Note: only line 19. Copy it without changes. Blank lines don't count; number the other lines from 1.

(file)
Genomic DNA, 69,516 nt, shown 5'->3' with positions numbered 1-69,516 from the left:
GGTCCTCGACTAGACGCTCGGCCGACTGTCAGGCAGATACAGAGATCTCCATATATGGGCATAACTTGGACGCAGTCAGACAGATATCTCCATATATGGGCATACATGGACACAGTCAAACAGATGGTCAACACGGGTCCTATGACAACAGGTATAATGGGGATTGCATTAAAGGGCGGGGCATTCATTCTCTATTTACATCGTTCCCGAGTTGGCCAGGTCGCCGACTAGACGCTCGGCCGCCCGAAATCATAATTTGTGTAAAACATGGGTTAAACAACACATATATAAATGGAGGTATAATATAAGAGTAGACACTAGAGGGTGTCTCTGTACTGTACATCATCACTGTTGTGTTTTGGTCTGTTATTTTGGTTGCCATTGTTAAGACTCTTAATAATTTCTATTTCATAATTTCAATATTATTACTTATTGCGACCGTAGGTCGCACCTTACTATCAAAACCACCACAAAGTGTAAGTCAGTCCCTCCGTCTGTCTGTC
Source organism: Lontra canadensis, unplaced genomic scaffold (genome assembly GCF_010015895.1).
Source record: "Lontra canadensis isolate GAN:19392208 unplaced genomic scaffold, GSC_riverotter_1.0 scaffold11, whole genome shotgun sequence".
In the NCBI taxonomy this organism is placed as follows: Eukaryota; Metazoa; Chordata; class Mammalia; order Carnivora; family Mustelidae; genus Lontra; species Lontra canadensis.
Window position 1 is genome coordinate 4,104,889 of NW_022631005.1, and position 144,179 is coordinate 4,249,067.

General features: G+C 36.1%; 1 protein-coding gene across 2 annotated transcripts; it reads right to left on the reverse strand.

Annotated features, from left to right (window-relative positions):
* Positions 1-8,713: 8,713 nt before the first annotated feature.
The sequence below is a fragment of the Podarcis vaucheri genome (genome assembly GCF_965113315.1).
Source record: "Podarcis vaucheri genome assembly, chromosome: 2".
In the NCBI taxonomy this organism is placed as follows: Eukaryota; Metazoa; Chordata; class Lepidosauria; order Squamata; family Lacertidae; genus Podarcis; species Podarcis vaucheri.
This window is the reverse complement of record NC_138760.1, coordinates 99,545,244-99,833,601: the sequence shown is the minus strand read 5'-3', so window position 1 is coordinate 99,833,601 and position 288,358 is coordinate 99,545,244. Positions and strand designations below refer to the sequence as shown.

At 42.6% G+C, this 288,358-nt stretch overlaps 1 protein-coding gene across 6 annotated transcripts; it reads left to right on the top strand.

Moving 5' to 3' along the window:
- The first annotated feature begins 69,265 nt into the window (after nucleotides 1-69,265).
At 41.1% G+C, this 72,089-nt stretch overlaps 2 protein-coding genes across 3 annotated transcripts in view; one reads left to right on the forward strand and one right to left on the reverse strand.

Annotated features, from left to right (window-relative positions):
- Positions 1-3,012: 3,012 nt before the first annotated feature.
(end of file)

- Positions 1-3,012: 3,012 nt before the first annotated feature.